Cerebrospinal fluid

cerebral spinal fluidCSFspinal fluidcerebro-spinal fluidcerebrospinal fluid (CSF)cerebral fluidcerebrospinal cerebrospinal fluid (CSF)brainbrain fluid
Cerebrospinal fluid (CSF) is a clear, colorless body fluid found in the brain and spinal cord.wikipedia
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Spinal cord

medulla spinalisspinethoracic segment
Cerebrospinal fluid (CSF) is a clear, colorless body fluid found in the brain and spinal cord.
It encloses the central canal of the spinal cord, which contains cerebrospinal fluid.

Ventricular system

ventriclesventricleventricular
It is produced by specialised ependymal cells in the choroid plexuses of the ventricles of the brain, and absorbed in the arachnoid granulations. It fills the ventricles of the brain, cisterns, and sulci, as well as the central canal of the spinal cord. CSF occupies the subarachnoid space (between the arachnoid mater and the pia mater) and the ventricular system around and inside the brain and spinal cord.
The ventricular system is a set of four interconnected cavities (ventricles) in the brain, where the cerebrospinal fluid (CSF) is produced.

Human brain

brainbrain tissuebrains
Cerebrospinal fluid (CSF) is a clear, colorless body fluid found in the brain and spinal cord.
Within the cerebrum is the ventricular system, consisting of four interconnected ventricles in which cerebrospinal fluid is produced and circulated.

Choroid plexus

blood–cerebrospinal fluid barrierchoroid plexusesvelum interpositum
It is produced by specialised ependymal cells in the choroid plexuses of the ventricles of the brain, and absorbed in the arachnoid granulations.
The choroid plexus is a plexus of cells that produces the cerebrospinal fluid in the ventricles of the brain.

Central canal

terminal ventriclecentral canal of spinal cordfifth ventricle
It fills the ventricles of the brain, cisterns, and sulci, as well as the central canal of the spinal cord. From the fourth ventricle, the fluid passes into the subarachnoid space through four openings – the central canal of the spinal cord, the median aperture, and the two lateral apertures.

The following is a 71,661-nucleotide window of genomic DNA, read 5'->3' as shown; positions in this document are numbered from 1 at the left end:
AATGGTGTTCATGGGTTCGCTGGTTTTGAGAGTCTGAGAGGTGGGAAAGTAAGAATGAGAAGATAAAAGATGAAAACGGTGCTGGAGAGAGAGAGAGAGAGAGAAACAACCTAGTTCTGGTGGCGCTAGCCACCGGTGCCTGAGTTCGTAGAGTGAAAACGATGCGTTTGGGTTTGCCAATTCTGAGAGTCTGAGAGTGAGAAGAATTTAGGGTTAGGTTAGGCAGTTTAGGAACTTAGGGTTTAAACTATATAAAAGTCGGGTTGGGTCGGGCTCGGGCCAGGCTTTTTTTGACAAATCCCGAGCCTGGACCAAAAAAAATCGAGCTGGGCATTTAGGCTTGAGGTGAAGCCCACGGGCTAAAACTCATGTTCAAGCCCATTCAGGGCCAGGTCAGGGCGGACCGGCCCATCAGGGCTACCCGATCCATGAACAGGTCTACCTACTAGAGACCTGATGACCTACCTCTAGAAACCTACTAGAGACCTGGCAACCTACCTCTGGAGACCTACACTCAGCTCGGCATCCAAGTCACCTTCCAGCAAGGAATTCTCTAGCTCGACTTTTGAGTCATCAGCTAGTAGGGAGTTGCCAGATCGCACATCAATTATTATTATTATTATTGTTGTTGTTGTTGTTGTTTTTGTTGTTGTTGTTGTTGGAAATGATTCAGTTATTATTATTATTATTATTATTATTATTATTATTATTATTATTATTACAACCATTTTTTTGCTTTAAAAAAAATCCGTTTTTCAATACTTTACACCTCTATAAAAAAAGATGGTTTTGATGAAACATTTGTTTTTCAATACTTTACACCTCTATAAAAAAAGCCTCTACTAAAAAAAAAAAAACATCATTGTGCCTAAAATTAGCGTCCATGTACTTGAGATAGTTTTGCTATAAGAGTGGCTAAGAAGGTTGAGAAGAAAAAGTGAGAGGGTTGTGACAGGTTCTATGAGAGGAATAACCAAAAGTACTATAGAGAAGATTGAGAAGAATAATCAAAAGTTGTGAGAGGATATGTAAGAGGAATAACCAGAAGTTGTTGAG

The central canal, also known as ependymal canal, is the cerebrospinal fluid-filled space that runs along the length of the entire spinal cord.

Lumbar puncture

spinal tapspinal tapsspinal puncture
A sample of CSF can be taken via lumbar puncture.
Lumbar puncture (LP), also known as a spinal tap, is a medical procedure in which a needle is inserted into the spinal canal, most commonly to collect cerebrospinal fluid (CSF) for diagnostic testing.

Meninges

subarachnoid spacemeningealleptomeninges
CSF occupies the subarachnoid space (between the arachnoid mater and the pia mater) and the ventricular system around and inside the brain and spinal cord. From the fourth ventricle, the fluid passes into the subarachnoid space through four openings – the central canal of the spinal cord, the median aperture, and the two lateral apertures.
Cerebrospinal fluid is located in the subarachnoid space between the arachnoid mater and the pia mater.

Intracranial pressure

increased intracranial pressureintracranial hypertensionpressure inside the skull
This can reveal the intracranial pressure, as well as indicate diseases including infections of the brain or its surrounding meninges.
Intracranial pressure (ICP) is the pressure inside the skull and thus in the brain tissue and cerebrospinal fluid (CSF).

Meningitis

spinal meningitisbacterial meningitiscerebral meningitis
This can reveal the intracranial pressure, as well as indicate diseases including infections of the brain or its surrounding meninges.
A lumbar puncture, in which a needle is inserted into the spinal canal to collect a sample of cerebrospinal fluid (CSF), can diagnose or exclude meningitis.

Subarachnoid cisterns

lumbar cisterncisternsubarachnoid cistern
It fills the ventricles of the brain, cisterns, and sulci, as well as the central canal of the spinal cord.
These cisterns are filled with cerebrospinal fluid.

Lateral ventricles

lateral ventricleanterior hornoccipital horn
The majority of CSF is produced from within the two lateral ventricles.
The lateral ventricles are the two largest cavities of the ventricular system of the human brain and contain cerebrospinal fluid (CSF).

Third ventricle

3rd ventriclethirdthird ventricles
From here, CSF passes through the interventricular foramina to the third ventricle, then the cerebral aqueduct to the fourth ventricle.
It is a median cleft in the diencephalon between the two thalami, and is filled with cerebrospinal fluid (CSF).

Arachnoid granulation

arachnoid granulationsarachnoid villiarachnoidal granulations
It is produced by specialised ependymal cells in the choroid plexuses of the ventricles of the brain, and absorbed in the arachnoid granulations.